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Defining the millennial

Millennials in their stereotypical environment. (Photo/avisel.com)

Definitions of a millennial vary across the internet and fluctuate frequently. The Pew Research Center did not define a set of years until March of this year: 1981-1996. Forbes says 1981-1997.  The United States Chamber of Commerce uses 1980-1999. United States Census Bureau says 1982-2000. Until a generation fully becomes of age, we don’t know where history will decide to draw the line. These years can’t be accurately defined, so it’s up to the individuals to define them themselves.

Addressing millennial membership can be an identity crisis of its own. Being called a millennial means being associated with a class of stereotypes so much more meaningful than a date of birth.

A millennial is an archetype defined by traits, internet habits, workplace attitudes and financial attitudes. Adam Conover, star of his own comedy show, says these years are a lens that limits our judgments. He says,

talking about generations this way has always been reductive and condescending to the people who are being described.

I see the millennial label placed frequently in my social media feeds. Alleged millennials who are acquaintances of mine regularly post pictures of their Starbucks, restaurant meals, new shoes and other purchases. Some agree with the comments that say they have poor financial habits, which are suggested with comments like “I’m broke but I’ve always got money for Starbucks.”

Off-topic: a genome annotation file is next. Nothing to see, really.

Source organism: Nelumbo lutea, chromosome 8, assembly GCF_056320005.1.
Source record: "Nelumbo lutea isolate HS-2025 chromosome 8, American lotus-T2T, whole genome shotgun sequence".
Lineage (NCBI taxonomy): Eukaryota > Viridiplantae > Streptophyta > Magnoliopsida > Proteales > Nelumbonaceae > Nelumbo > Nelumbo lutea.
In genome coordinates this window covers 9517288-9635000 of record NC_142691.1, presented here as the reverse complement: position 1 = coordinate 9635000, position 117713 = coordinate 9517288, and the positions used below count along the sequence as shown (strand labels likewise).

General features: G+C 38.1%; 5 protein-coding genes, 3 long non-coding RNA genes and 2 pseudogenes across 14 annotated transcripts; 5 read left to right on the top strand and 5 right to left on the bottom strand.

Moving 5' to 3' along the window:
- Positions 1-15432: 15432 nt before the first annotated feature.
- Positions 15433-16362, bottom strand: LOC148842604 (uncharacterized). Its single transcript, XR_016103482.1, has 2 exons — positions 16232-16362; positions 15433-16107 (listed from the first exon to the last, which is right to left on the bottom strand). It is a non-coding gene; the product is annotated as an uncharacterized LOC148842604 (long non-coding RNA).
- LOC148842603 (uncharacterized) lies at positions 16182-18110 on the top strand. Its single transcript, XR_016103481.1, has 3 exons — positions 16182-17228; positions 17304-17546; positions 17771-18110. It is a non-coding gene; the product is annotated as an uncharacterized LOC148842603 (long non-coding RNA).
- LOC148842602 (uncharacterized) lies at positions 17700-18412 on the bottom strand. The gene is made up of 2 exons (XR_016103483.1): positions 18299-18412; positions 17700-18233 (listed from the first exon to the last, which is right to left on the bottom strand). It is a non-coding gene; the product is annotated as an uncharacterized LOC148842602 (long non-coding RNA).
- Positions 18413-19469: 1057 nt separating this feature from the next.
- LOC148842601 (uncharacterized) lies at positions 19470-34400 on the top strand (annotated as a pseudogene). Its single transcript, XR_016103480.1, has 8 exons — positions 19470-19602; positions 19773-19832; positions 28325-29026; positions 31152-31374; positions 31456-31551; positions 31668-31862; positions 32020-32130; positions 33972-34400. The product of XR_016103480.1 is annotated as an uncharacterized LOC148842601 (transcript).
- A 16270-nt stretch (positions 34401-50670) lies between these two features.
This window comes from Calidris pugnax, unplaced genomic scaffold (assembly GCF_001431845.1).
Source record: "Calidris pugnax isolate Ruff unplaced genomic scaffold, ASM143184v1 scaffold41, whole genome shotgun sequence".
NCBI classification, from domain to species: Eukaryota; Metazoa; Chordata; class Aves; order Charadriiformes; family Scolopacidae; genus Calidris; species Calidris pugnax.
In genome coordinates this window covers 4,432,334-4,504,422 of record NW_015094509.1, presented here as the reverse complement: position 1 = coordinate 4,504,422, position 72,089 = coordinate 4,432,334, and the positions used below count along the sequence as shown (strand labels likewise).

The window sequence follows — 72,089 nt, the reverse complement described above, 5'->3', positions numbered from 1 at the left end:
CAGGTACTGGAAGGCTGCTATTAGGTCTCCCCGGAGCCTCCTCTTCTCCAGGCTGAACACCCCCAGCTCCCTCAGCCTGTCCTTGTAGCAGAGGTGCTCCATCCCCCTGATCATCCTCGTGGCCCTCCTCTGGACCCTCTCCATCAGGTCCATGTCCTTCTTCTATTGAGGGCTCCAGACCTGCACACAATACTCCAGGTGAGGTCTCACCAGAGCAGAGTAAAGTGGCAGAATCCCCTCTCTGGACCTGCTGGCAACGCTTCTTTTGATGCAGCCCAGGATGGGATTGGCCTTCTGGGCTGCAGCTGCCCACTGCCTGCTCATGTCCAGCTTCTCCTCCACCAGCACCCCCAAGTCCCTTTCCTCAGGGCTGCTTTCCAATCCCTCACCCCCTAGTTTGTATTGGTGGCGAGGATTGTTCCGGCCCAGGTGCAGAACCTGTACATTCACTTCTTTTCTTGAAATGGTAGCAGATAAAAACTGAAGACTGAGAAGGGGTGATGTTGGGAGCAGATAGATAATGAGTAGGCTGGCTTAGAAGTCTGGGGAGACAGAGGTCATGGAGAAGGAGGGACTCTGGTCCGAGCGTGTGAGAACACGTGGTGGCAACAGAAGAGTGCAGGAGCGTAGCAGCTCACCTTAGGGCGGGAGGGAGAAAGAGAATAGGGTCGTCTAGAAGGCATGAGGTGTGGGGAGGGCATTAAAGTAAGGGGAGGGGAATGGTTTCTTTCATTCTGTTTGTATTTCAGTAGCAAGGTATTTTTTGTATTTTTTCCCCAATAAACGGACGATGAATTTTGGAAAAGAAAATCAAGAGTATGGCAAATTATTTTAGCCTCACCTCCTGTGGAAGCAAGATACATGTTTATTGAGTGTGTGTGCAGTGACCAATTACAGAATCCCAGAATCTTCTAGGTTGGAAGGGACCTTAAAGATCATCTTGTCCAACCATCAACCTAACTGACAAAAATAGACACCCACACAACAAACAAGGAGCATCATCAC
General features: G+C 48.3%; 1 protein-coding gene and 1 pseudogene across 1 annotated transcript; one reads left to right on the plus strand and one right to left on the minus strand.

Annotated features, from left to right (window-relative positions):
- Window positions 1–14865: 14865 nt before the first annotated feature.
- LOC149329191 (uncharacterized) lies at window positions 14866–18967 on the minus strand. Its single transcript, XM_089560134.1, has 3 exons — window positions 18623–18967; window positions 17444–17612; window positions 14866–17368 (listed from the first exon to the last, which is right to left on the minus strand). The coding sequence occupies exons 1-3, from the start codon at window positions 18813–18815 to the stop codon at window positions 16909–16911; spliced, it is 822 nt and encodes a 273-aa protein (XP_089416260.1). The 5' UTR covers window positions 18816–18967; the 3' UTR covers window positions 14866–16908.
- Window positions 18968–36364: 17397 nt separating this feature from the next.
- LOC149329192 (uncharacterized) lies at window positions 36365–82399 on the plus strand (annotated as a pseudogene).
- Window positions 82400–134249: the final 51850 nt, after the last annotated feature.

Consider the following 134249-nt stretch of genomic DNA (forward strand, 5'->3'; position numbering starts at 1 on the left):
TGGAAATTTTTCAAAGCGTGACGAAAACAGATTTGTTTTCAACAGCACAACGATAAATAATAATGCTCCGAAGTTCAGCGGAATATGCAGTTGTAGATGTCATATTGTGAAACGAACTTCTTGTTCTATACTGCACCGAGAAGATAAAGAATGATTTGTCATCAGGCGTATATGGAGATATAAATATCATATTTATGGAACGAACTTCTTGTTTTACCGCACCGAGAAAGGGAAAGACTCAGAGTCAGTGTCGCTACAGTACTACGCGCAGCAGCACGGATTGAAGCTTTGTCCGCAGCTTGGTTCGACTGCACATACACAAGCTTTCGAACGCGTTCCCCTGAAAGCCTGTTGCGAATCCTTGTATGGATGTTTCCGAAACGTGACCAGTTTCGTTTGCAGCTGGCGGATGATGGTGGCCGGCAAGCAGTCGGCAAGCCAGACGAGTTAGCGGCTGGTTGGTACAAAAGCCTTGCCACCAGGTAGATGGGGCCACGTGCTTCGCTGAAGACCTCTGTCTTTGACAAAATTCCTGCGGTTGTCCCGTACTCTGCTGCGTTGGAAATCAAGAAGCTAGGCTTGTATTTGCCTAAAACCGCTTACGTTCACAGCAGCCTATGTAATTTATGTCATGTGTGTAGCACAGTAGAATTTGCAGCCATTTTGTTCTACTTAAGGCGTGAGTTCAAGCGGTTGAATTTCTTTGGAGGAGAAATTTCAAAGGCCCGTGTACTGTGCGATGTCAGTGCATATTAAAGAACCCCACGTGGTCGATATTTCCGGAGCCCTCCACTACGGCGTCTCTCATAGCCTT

People our age have mixed responses, some saying these poor financial habits are relatable and others calling the user entitled or spoiled. Many in the generation prior claim that they are spoiled millennials. Millennials have an image of being spoiled, which seems counterintuitive because many of us grew up during the recession of 2008.

Morley Winograd and Michael D. Hais, authors of “Millennial Momentum” say that,

The reasons for millennials' financial prudence are clear: Like the GI generation, millennials grew up in a time of relative prosperity, only to face a major economic downturn just as they were emerging into adulthood and the workforce.

Rather than saving or investing, the generation is often criticized for overspending on material things like clothing and eating out when we should be buying houses and saving for retirement. With the topic of rising student debt being so hot, it seems contradictory that college-aged adults allegedly don’t know how to save money. Many young adults, at least compared to our predecessors, seem to be putting whopping amounts of income toward loan payments.

Millennials are also criticized for relationship habits. We get married less and cohabitate more. This lifestyle seems financially advantageous and it’s criticism is rooted in the mere fact that it is nontraditional. Unsurprisingly, many of the stereotypes plaguing millennials are inaccurate. These often demeaning assumptions enforce unfair biases toward young people entering the workforce, college and adulthood. 

The common element among these criticisms is that they are written by the older generations with very little to no input from people our age. We seek to change the conversation. We would like to examine these discussion points and judge them based on our experiences. This article is the first in a series that will aim to show the reality of the millennial experience.